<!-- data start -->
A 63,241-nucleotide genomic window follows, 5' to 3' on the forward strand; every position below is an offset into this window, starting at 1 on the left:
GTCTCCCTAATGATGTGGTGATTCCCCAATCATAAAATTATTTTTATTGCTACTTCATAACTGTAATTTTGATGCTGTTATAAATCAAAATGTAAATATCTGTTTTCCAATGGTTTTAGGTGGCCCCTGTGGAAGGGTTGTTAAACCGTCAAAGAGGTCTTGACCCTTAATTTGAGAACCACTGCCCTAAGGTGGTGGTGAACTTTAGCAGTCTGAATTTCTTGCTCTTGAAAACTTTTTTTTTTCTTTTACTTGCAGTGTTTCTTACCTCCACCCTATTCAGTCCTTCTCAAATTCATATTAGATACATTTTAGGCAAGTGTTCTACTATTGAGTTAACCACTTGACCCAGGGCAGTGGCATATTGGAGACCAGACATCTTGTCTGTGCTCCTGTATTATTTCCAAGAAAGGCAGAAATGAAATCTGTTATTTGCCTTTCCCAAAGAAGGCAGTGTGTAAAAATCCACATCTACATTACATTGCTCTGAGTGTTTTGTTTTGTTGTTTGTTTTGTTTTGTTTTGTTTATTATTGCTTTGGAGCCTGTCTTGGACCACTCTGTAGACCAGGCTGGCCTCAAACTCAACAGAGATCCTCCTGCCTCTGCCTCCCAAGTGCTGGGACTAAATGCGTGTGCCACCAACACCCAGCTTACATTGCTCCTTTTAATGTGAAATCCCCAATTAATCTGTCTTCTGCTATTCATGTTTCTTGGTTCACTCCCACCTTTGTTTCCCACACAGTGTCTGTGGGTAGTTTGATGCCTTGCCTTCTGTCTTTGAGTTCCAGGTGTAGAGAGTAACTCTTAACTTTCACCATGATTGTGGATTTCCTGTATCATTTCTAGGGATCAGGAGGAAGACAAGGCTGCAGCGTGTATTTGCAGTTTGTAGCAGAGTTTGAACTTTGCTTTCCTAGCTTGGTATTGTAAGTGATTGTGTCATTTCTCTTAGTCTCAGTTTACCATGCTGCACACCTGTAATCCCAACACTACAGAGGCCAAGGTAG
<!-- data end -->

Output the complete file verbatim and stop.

A 63,241-nucleotide genomic window follows, 5' to 3' on the forward strand; every position below is an offset into this window, starting at 1 on the left:
GTCTCCCTAATGATGTGGTGATTCCCCAATCATAAAATTATTTTTATTGCTACTTCATAACTGTAATTTTGATGCTGTTATAAATCAAAATGTAAATATCTGTTTTCCAATGGTTTTAGGTGGCCCCTGTGGAAGGGTTGTTAAACCGTCAAAGAGGTCTTGACCCTTAATTTGAGAACCACTGCCCTAAGGTGGTGGTGAACTTTAGCAGTCTGAATTTCTTGCTCTTGAAAACTTTTTTTTTTCTTTTACTTGCAGTGTTTCTTACCTCCACCCTATTCAGTCCTTCTCAAATTCATATTAGATACATTTTAGGCAAGTGTTCTACTATTGAGTTAACCACTTGACCCAGGGCAGTGGCATATTGGAGACCAGACATCTTGTCTGTGCTCCTGTATTATTTCCAAGAAAGGCAGAAATGAAATCTGTTATTTGCCTTTCCCAAAGAAGGCAGTGTGTAAAAATCCACATCTACATTACATTGCTCTGAGTGTTTTGTTTTGTTGTTTGTTTTGTTTTGTTTTGTTTATTATTGCTTTGGAGCCTGTCTTGGACCACTCTGTAGACCAGGCTGGCCTCAAACTCAACAGAGATCCTCCTGCCTCTGCCTCCCAAGTGCTGGGACTAAATGCGTGTGCCACCAACACCCAGCTTACATTGCTCCTTTTAATGTGAAATCCCCAATTAATCTGTCTTCTGCTATTCATGTTTCTTGGTTCACTCCCACCTTTGTTTCCCACACAGTGTCTGTGGGTAGTTTGATGCCTTGCCTTCTGTCTTTGAGTTCCAGGTGTAGAGAGTAACTCTTAACTTTCACCATGATTGTGGATTTCCTGTATCATTTCTAGGGATCAGGAGGAAGACAAGGCTGCAGCGTGTATTTGCAGTTTGTAGCAGAGTTTGAACTTTGCTTTCCTAGCTTGGTATTGTAAGTGATTGTGTCATTTCTCTTAGTCTCAGTTTACCATGCTGCACACCTGTAATCCCAACACTACAGAGGCCAAGGTAG